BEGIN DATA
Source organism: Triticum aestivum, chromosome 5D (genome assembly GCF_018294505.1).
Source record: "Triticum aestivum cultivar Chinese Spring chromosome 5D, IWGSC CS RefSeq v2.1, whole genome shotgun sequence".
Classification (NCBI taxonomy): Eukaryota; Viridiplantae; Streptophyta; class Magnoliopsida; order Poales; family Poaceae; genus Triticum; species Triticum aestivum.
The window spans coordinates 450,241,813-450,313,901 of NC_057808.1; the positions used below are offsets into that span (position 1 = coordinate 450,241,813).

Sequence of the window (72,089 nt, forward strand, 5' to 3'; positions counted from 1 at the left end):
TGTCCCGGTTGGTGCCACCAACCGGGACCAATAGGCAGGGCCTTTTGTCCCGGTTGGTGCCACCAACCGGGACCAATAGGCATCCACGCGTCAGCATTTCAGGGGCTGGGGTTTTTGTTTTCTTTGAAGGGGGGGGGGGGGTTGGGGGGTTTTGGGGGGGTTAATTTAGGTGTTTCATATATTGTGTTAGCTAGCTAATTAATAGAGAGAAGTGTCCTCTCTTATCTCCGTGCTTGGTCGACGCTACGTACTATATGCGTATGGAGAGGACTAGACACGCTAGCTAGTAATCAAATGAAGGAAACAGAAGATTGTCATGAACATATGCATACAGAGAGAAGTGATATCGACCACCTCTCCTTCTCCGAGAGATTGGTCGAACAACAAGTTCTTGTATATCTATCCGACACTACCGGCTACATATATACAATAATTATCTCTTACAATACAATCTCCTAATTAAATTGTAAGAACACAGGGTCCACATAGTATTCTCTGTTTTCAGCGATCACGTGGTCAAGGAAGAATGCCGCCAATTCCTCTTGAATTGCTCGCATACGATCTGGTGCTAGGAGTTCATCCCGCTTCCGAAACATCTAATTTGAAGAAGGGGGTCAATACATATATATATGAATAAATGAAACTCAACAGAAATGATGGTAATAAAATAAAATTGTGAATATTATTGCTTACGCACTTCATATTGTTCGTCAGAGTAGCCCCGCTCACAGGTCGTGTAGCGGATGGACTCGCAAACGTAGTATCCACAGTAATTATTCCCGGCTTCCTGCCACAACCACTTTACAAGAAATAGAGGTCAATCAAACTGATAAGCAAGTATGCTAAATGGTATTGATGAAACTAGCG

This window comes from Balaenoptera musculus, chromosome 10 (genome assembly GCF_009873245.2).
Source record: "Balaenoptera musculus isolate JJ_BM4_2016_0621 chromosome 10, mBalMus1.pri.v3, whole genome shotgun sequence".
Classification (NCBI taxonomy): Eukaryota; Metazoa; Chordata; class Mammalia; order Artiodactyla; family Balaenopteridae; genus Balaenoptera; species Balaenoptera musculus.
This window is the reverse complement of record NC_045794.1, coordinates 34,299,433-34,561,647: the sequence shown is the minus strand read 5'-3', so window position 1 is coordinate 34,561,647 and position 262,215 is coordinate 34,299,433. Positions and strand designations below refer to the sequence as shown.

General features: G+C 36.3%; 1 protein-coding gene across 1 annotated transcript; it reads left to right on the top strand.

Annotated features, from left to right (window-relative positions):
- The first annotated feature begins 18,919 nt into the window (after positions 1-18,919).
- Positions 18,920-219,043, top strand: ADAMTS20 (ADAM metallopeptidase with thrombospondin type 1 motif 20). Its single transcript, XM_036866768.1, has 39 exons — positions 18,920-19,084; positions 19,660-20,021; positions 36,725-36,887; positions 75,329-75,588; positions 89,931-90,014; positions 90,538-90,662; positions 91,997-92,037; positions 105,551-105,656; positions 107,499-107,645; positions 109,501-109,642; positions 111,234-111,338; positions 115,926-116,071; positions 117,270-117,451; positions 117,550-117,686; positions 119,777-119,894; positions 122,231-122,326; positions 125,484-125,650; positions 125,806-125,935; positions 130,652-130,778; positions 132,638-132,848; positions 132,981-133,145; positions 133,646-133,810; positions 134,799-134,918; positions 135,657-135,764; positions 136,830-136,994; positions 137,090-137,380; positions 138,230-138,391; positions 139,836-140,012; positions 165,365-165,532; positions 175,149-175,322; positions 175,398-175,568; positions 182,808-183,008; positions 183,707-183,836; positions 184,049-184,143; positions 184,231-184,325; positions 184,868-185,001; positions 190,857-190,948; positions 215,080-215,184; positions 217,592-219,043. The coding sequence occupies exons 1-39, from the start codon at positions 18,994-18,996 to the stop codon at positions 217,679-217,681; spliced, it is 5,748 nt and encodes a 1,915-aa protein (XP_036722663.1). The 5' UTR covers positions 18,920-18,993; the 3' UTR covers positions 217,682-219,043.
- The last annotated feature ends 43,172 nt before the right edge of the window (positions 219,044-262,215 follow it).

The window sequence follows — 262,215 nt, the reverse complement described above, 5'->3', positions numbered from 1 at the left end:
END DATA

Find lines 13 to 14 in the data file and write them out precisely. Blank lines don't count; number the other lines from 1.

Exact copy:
- The first annotated feature begins 18,919 nt into the window (after positions 1-18,919).
- Positions 18,920-219,043, top strand: ADAMTS20 (ADAM metallopeptidase with thrombospondin type 1 motif 20). Its single transcript, XM_036866768.1, has 39 exons — positions 18,920-19,084; positions 19,660-20,021; positions 36,725-36,887; positions 75,329-75,588; positions 89,931-90,014; positions 90,538-90,662; positions 91,997-92,037; positions 105,551-105,656; positions 107,499-107,645; positions 109,501-109,642; positions 111,234-111,338; positions 115,926-116,071; positions 117,270-117,451; positions 117,550-117,686; positions 119,777-119,894; positions 122,231-122,326; positions 125,484-125,650; positions 125,806-125,935; positions 130,652-130,778; positions 132,638-132,848; positions 132,981-133,145; positions 133,646-133,810; positions 134,799-134,918; positions 135,657-135,764; positions 136,830-136,994; positions 137,090-137,380; positions 138,230-138,391; positions 139,836-140,012; positions 165,365-165,532; positions 175,149-175,322; positions 175,398-175,568; positions 182,808-183,008; positions 183,707-183,836; positions 184,049-184,143; positions 184,231-184,325; positions 184,868-185,001; positions 190,857-190,948; positions 215,080-215,184; positions 217,592-219,043. The coding sequence occupies exons 1-39, from the start codon at positions 18,994-18,996 to the stop codon at positions 217,679-217,681; spliced, it is 5,748 nt and encodes a 1,915-aa protein (XP_036722663.1). The 5' UTR covers positions 18,920-18,993; the 3' UTR covers positions 217,682-219,043.